Romantic gynocentrism and the reviling wife: Reflections on last week’s conversation with David Edgington

By Paul Elam

Greetings, and welcome back to the 425 podcast, where the only place we kneel is before the cross. If you recall, last week I interviewed Dr. David Edgington about his book, The Abusive Wife. It was a fantastic discussion of which I was honored to be a part. That said, I’d like to do a bit of dissection on our interview, as it is germane to what I believe is the most important discussion among Christian men since the Reformation, and likely before that as well.

While there was much that David and I agreed on, there were a few points of contention that I want to focus on in this talk, but before I do I want to make clear that I hold the good pastor in high regard. I fully expect to meet him in heaven some day. Whatever differences we have, they do not diminish my respect for what he’s done, and the significance of his voice in this badly needed discussion.

In writing The Abusive Wife, David challenged the modern narrative about men and women, and in doing so he didn’t hold back criticism of the modern church and the egregious bias against men so common to modern clergy. He spoke truth to power, challenging the church to cast aside its blind, often hostile prejudice against men, and its utter refusal to acknowledge and confront evil behavior in women. In doing this, he clearly emulated Christ, challenging religious authorities to recognize and turn away from their hypocrisy and to instead honor God’s word as it is written.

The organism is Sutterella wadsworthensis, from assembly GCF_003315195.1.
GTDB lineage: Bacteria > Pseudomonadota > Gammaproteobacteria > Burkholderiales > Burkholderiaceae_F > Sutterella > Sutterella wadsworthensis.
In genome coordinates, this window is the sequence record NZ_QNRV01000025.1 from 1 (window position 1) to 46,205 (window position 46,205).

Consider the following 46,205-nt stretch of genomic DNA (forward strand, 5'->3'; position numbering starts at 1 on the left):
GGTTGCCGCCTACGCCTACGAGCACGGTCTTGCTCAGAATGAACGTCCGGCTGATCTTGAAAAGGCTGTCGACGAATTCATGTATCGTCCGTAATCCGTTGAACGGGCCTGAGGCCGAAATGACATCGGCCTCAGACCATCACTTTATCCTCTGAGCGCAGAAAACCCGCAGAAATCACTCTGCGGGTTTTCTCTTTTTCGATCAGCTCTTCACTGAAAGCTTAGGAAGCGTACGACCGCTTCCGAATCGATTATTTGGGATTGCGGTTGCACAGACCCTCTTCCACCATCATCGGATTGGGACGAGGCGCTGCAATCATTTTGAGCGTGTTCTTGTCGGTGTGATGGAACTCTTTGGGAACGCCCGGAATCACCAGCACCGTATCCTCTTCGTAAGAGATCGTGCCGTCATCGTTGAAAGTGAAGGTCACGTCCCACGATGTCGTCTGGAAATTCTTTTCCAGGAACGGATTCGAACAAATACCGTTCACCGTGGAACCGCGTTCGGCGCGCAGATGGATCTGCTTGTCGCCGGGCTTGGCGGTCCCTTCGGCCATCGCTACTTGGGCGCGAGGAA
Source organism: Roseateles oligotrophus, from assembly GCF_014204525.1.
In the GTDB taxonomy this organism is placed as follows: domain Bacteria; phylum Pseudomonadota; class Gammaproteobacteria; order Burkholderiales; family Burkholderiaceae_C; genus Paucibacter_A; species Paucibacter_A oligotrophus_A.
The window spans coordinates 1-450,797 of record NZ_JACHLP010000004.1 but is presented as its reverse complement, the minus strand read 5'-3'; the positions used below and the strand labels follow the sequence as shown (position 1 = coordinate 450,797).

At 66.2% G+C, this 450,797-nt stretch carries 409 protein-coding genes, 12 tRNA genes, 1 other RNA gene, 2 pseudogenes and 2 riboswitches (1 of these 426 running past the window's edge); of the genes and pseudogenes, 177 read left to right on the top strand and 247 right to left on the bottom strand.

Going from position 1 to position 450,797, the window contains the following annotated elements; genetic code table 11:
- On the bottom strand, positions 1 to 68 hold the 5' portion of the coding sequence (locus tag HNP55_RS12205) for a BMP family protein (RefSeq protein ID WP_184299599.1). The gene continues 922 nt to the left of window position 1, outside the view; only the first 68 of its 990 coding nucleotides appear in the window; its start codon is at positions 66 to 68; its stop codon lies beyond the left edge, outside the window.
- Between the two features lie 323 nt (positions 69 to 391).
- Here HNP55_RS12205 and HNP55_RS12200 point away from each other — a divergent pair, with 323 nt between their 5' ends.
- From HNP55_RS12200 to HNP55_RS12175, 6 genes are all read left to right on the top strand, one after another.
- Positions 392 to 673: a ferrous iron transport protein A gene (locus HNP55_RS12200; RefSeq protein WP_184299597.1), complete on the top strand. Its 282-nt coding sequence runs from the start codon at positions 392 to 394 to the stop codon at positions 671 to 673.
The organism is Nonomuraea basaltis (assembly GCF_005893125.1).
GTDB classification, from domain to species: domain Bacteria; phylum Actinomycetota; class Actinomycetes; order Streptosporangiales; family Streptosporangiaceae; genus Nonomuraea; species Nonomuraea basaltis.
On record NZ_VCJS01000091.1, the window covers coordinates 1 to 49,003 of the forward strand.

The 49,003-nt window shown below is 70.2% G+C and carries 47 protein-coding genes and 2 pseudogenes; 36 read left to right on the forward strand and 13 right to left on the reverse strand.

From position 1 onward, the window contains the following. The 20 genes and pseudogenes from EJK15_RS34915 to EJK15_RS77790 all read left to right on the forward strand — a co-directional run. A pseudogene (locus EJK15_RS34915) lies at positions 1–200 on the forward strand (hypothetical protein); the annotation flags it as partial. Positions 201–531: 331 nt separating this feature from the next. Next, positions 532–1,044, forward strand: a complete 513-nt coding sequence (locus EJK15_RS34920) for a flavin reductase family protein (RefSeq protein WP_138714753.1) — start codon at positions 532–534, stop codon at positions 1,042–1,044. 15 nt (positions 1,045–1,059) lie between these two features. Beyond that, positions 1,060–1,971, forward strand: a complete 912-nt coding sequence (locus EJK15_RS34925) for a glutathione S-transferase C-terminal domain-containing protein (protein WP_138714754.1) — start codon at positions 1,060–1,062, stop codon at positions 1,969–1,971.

With that in mind, I offer this talk to David as a loving invitation to explore this important subject with me more in the future, and an opportunity to challenge any faulty conclusions I might make in this review of our discussion. I write this now, keenly aware that he is not here to immediately rebut anything I’m saying. I leave that door wide open for him to do so, at any time of his choosing.

A short synopsis of our talk confirms that we both see the manifestation of the problem with the church in the same light. We both see the church making men accountable for their own sin, and assigning them blame for the sin of their wives. That is, when the church even recognizes the sin of the wife. Often, usually, it doesn’t. And has no need to since the man will held at fault either way. The church seems to recognize that a married man and wife are one flesh, but somehow forgets that they are still two souls, responsible as individuals to God for their sins.

We both recognize the problem of reviling wives who spread threat narratives and other false accusations about the husband; acts of relational aggression so common to modern women. We also both recognize the reviling wives who seek to turn children away from their earthly fathers, alienating them at the children’s emotional expense as a way to wage war within the marriage. It’s a problem that escalates during the divorce, which the church often encourages women to file in defiance of God’s word. And finally, we both recognize the deeply entrenched, seemingly intractable resistance to addressing any of these problems, both in the church and the rest of society at large.